I walked part of the way with Alice. She was both pretty and nice. We got a little better acquainted than we were before. The outing was fun except Alice fell thru a hole in the floor and was hurt, but not badly. I pulled her out. 

A few weeks (or days) later I asked her for a date. She surprised me and said yes. We double dated with Lud and Thella, I don’t remember where we went. We doubled with Lud and Thella a lot as well as going by ourselves and had many fun times. Lud subsequently bought a car and I could get our truck some of the time. 

There wasn’t much money so our dates were plain but fun. Some of the things we did were: go to church, roller skate, walk, irrigate, ice skate, go to dances, picture shows, football games, basketball games, buggy ride, play in the snow, & make candy. One nite Alice and I decided to roller skate out the “north string” (hi-way). It was almost dark when we left. Our skates were the old type you clamp on your shoes and the oiled road was rough. 

 We wanted to see how far we could go so we kept moving along. We arrived at Harper Ward, about a mile, in good time so I suggested we go to Call’s Fort. (It’s just a monument but I didn’t know how far it was.) Alice had never heard of it so I embellished my description of it a little. She agreed and on we went. 

We skated and skated, always thinking it would be just around the next bend in the road. It was soon dark and we had to get off the road every time a car came by. That slowed us down but we finally arrived a the fort. We rested by the monument a few minutes then headed back to Brigham. Returning home was slower and we thought we had really accomplished something to go that far. Our feet were numb from the rough road. A couple of years ago I measured the distance on the car gage, it was over 12 miles around trip. I doubt anyone before us or since had endured that trip on roller skates. 

One nice spring nite we were with Lud and Thella and we decided to go buggy riding. We didn’t have a buggy but knew uncle Dave Squires had one so we all went to see if we could borrow it before getting our horse. We found the buggy in his yard but one front wheel was missing. Lud and I assumed that was the end of the buggy ride but Alice and Thella griped and insisted we had promised them a buddy ride. We discussed other possibilities and tried logic and reason but they wouldn’t listen. Finally, without asking Uncle Dave we put the girls on the buggy seats. I carried the axel where the wheel was missing, Lud became the horse and those giggly girls had their buddy ride. The next day Uncle Dave said he saw and enjoyed the whole show. It didn’t last long. 

We doubled with Howard Bott and Marie Bunderson, Alice’s school friend, on winter nite. I think we went to a show or school dance then on the walk home decided to go sliding on the small lake south of town, not far from Marie’s home. Howard and I, the big show-offs, made our big run to the edge of the ice and slid out smoothly and very gracefully. About 15 yards out we slid too close together. The ice broke and down we went, up over our knees in freezing water. We headed in different directions and I was lucky to get back on top of the ice in a couple of steps. Howard was heavier and the ice broke each time he tried to climb out. He had to plop, plop, plop, all the way out of the lake. Our wet pants froze solid very quickly. We walked to Marie’s place and sat around the stove to dry out. I gave Alice a little hug. It was fun so I did it again. She didn’t say anything.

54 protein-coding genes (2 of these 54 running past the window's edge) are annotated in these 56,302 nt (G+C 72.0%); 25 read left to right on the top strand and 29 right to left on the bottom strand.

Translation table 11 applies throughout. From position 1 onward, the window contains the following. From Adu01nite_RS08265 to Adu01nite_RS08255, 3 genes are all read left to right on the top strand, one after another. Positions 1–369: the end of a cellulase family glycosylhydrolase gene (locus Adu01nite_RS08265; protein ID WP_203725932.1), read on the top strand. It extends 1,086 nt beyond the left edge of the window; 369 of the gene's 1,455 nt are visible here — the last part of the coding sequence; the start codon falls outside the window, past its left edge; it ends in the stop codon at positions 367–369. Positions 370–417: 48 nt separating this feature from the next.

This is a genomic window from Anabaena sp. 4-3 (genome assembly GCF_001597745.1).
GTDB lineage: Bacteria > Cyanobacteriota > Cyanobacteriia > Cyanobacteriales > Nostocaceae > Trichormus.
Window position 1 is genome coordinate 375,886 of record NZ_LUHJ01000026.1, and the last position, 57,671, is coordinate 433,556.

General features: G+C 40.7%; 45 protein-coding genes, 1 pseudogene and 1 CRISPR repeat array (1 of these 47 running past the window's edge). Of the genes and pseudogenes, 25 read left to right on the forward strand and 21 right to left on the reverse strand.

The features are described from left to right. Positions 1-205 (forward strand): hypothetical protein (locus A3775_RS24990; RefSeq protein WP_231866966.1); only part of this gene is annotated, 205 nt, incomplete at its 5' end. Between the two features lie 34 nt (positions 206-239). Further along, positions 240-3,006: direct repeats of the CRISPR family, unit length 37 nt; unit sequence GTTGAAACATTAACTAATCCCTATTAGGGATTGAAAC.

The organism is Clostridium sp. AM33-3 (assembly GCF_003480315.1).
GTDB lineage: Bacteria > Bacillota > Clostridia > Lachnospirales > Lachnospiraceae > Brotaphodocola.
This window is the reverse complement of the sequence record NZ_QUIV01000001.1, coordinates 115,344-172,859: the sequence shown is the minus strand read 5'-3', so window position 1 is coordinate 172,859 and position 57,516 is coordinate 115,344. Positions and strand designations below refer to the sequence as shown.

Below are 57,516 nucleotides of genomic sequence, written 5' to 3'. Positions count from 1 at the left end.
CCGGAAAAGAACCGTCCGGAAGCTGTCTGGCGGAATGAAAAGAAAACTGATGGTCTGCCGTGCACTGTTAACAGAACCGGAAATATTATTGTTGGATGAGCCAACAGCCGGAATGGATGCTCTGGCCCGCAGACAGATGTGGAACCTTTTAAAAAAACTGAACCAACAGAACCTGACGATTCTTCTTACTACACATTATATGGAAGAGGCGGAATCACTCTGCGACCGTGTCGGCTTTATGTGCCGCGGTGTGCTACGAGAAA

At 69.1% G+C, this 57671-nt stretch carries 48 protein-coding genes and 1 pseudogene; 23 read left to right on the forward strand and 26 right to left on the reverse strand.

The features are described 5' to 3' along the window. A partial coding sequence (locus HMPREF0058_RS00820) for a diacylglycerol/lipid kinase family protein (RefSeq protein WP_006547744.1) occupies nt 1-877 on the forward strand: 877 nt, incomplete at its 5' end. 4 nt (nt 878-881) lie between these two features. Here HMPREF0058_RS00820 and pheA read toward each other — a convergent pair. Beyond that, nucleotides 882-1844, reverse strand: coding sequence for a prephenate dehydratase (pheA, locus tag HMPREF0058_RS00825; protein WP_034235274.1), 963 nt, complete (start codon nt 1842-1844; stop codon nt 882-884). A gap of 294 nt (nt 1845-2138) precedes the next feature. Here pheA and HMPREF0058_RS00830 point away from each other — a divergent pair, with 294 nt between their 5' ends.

Some of our big dates were to Ogden on Pioneer Days, to Crystal Spring in Honeyville swimming, to Bear Lake swimming & rowing, to Salt Lake to watch our team win the state football championship and stay over nite at Alice’s dad’s home, to McCammon, Idaho, on the train for 2 days at Christmas at Alice’s older sister Lilly’s place. They were just finishing their house so we helped work on it. That trip was the greatest distance and longest time I had ever been away from home. It was great fun ice skating by the river. In church activity as a youth I was about average. I attended religion class (now Primary) one day a week after elementary school, attended Sunday services and graduated from seminary. My lowest activity was in Mutual. The scouts sis nothing but tell stories when I attended. Mutual started before milking was done but I’m sure I could have attended if I had really tried. 

 I was ordained a deacon 15 March, 1931, by uncle Will Burt, and was secretary of the Deacon’s Quorum; ordained a Teacher 13 March 1934 by Bishop J. Frank Bowring; and ordained a Priest 28 Feb. 1937 by Orval E. Sackett. 

 I enjoyed lots of my high school classes and my grades were pretty good. My favorite teacher was Mr. Law. He taught govt., history, civics, current events, etc. The fun classes were phys. Ed., swimming, shop (I made a stool, magazine rack, end table and skis, the only pair of skis I ever owned other than barrel slats), cooking for boys and English. 

My high school years coincided with some of the first attempts at modernizing and liberalizing education. We still had to meet strict requirements to graduate in our major (mine was college preparation) but we had some choices. The new policy affected two of my classes: Boys with a good grade average where permitted to enroll in “Cooking For Boys” as seniors, for one semester, in lieu of a study period. I did and the class was all fun and games. The other was English Grammar which I obviously needed. The class wasn’t supposed to be bun and games, like cooking, but the teacher was young with modern ideas. She said grammar should be fun so she sort of turned the class over to us. We had a ball but ran the class right down the drain.